Alternatives to the Document/View Architecture
MFC applications normally use the document/view architecture to manage information, file formats, and the visual representation of data to users. For the majority of desktop applications, the document/view architecture is an appropriate and efficient application architecture. This architecture separates data from viewing and, in most cases, simplifies your application and reduces redundant code.
However, the document/view architecture is not appropriate for some situations. Consider these examples:
- If you are porting an application written in C for Windows, you might want to complete your port before adding document/view support to your application.
- If you are writing a lightweight utility, you might find that you can do without the document/view architecture.
- If your original code already mixes data management with data viewing, moving the code to the document/view model is not worth the effort because you must separate the two. You might prefer to leave the code as is.
To create an application that does not use the document/view architecture, clear the Document/View architecture support check box in step 1 of the MFC Application Wizard. See MFC Application Wizard for details.
Note Dialog-based applications produced by the MFC Application Wizard do not use the document/view architecture, so the Document/View architecture support check box is disabled if you select the dialog application type.
The Visual C++ wizards, as well as the source and dialog editors, work with the generated application just as they would with any other Wizard-generated application. The application can support toolbars, scrollbars, and a status bar, and has an About box. Your application will not register any document templates, and it will not contain a document class.
Note that your generated application has a view class, CChildView, derived from CWnd. MFC creates and positions one instance of the view class within the frame windows created by your application. MFC still enforces using a view window, because it simplifies positioning and managing the application's content. You can add painting code to the OnPaint member of this class. Your code should add scrollbars to the view rather than to the frame.
Because the document/view architecture provided by MFC is responsible for implementing many of an application's basic features, its absence in your project means that you are responsible for implementing many important features of your application:
- As provided by the MFC Application Wizard, the menu for your application contains only New and Exit commands on the File menu. (The New command is supported only for MDI applications, not SDI applications without Document/View support.) The generated menu resource will not support an MRU (most recently used) list.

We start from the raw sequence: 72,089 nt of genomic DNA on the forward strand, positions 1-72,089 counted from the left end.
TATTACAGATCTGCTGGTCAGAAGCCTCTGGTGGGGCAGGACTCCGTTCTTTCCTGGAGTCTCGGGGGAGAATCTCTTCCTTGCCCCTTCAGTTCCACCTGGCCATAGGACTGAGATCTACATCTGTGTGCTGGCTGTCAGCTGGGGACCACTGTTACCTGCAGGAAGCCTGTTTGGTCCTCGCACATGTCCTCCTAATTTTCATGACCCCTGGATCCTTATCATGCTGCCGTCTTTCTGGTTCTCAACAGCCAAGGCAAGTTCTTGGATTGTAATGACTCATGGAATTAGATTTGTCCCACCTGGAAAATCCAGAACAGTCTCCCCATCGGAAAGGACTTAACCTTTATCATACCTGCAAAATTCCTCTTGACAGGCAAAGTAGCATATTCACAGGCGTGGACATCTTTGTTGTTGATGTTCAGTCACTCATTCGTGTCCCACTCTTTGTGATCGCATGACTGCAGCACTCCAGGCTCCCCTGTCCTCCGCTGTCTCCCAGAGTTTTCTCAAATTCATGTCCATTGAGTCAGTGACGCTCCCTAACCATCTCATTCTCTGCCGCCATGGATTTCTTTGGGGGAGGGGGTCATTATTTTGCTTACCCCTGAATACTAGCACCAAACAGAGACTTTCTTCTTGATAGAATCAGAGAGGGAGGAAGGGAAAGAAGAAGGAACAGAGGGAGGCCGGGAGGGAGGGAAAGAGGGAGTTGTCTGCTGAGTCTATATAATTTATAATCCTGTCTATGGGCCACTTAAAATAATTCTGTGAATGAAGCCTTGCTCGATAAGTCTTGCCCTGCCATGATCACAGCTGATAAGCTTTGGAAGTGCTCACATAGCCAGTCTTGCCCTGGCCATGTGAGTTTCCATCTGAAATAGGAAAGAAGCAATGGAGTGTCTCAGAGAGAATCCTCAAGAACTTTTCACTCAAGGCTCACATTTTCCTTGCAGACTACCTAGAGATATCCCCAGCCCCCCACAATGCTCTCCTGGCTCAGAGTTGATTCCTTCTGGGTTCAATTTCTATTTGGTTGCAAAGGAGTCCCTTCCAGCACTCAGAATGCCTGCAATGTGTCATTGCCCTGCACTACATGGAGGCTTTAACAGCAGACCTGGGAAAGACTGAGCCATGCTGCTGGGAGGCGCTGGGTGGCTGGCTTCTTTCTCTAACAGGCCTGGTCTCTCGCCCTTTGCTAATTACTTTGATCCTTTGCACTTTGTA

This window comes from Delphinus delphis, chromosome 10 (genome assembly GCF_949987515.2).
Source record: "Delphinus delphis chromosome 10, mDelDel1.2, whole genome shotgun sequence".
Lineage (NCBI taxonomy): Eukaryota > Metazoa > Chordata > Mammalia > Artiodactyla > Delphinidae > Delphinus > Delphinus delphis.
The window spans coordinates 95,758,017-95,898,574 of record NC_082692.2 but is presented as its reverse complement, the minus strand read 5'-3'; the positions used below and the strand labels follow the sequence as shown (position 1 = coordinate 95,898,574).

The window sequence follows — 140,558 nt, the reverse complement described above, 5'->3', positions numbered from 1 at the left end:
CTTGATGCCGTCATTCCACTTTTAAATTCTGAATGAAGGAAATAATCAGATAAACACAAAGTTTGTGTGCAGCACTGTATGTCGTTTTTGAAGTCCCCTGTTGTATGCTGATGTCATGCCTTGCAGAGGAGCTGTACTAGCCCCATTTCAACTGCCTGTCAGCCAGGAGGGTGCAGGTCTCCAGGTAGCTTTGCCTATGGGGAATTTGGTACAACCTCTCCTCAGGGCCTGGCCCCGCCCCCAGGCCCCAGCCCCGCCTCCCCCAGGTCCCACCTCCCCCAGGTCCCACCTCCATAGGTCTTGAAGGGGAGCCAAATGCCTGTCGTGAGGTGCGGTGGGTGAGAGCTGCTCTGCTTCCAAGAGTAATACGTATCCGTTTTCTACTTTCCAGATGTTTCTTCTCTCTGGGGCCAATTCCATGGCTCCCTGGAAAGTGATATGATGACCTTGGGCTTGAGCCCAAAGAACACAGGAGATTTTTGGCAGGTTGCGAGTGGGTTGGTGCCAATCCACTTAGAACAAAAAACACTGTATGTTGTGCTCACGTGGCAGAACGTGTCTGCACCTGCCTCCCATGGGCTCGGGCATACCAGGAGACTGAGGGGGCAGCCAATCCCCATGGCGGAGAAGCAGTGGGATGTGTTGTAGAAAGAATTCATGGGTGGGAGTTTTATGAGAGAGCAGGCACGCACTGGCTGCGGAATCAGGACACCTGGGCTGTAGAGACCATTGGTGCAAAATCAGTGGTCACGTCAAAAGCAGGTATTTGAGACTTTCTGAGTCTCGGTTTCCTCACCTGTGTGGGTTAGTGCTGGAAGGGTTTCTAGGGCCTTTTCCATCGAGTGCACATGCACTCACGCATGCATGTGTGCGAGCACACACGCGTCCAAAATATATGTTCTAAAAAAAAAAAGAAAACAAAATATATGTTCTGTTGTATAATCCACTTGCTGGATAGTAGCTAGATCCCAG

- You must add handler functions and implementations for any commands that your application will support, including Open and Save on the File menu. MFC normally provides code to support these features, but that support is tightly bound to the document/view architecture.
- The toolbar for your application, if you requested one, will be minimal.
It is strongly recommended that you use the MFC Application Wizard to create applications without the document/view architecture, because the wizard guarantees a correct MFC architecture. However, if you must avoid using the wizard, here are several approaches for bypassing the document/view architecture in your code:
- Treat the document as an unused appendage and implement your data management code in the view class, as suggested above. Overhead for the document is relatively low. A single CDocument object incurs a small amount of overhead by itself, plus the small overhead of CDocument's base classes, CCmdTarget and CObject. Both of the latter classes are small.
Declared in CDocument:
- Two CString objects.
- Three BOOLs.
- One CDocTemplate pointer.
- One CPtrList object, which contains a list of the document's views.
Additionally, the document requires the amount of time to create the document object, its view objects, a frame window, and a document template object.
- Treat both the document and view as unused appendages. Put your data management and drawing code in the frame window rather than the view. This approach is closer to the C-language programming model.
- Override the parts of the MFC framework that create the document and view to eliminate creating them at all. The document creation process begins with a call to CWinApp::AddDocTemplate. Eliminate that call from your application class's InitInstance member function and, instead, create a frame window in InitInstance yourself. Put your data management code in your frame window class. The document/view creation process is illustrated in Document/View Creation. This is more work and requires a deeper understanding of the framework, but it frees you entirely of the document/view overhead.
The article MFC: Using Database Classes Without Documents and Views gives more concrete examples of document/view alternatives in the context of database applications.